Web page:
I’m not going to comment on any of the recent political events, nor mention the extraordinary betrayals, double-dealing and back-stabbing that has gone on, on every side, however, I’m sure it is just the way power affects people – either wanting it, having it, misusing it… and I was thinking about this when I read an extraordinary account of events from three hundred and fifty years ago, thousands of miles away in the Caribbean.
I’m sure there are very few people who have heard of Willoughbyland – I never had, but I am now intrigued and am going to buy a book about it by Matthew Parker, called ‘Willoughbyland: England’s Lost Colony’. Apparently there are several places in England named Willoughby, and many more which have been given that name by English colonists over the centuries, in Australia, Antigua, Canada and the USA… there are also some islands in the Barents Sea, described as ‘elusive’.
However, the Willouhgbyland which Parker writes about was a colony established by Lord Francis Willoughby in what is now Suriname. Willoughby it seems had been a was a parliamentary at the beginning of the English Civil War (1642-1651); however when it seemed that this side was becoming too egalitarian, he changed sides after six years and became a Royalist.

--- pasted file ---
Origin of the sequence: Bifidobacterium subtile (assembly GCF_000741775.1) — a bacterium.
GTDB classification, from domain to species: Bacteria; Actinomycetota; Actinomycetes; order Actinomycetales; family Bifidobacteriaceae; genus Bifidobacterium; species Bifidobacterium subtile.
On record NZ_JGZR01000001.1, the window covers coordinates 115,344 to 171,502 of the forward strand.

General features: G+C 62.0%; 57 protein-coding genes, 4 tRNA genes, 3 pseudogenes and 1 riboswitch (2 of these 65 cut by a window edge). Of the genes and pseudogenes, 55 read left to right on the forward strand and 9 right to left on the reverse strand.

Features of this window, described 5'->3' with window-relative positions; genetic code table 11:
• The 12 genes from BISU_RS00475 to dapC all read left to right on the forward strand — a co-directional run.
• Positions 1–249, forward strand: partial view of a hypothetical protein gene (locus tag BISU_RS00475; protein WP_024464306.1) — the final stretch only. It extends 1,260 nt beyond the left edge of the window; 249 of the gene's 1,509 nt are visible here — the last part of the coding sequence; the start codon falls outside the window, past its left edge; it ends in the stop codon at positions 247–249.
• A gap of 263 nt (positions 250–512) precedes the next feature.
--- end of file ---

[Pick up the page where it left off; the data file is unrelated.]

Having switched to the losing side, Willoughby realised his error and sailed away to Barbados and declared it for the king; he was pursued by a parliamentarian fleet – he had a fall-back plan, a small colony he had established in Suriname, and he decamped there.
However, he didn’t stay long, although he didn’t stay long but went off again. In his absence the colony seems to have become a model for a modern egalitarian state – the very thing Willoughby had fallen out with the Parliamentarians over in the 1640’s. However, once again, power, corruption, and a disastrous war against the Dutch, plus infectious diseased introduced by Willouhgby’s entourage in 1664. Willoughby was almost assassinated, but he escaped to sea, where at last fate caught up with him; On July 26th, 1666, a fleet of warships and 1,000 men, on the way to St Kitts from Barbados was caught up in a violent and devastating hurricane. Almost all the ships, the crew , soldiers and others on board were lost at sea. Willoughby’s body was never found, nothing remained except a couch which once belonged to him, found among the wreckage of the ships.
Here are links to an article about Willoughbyland and to Matthew Parker’s book: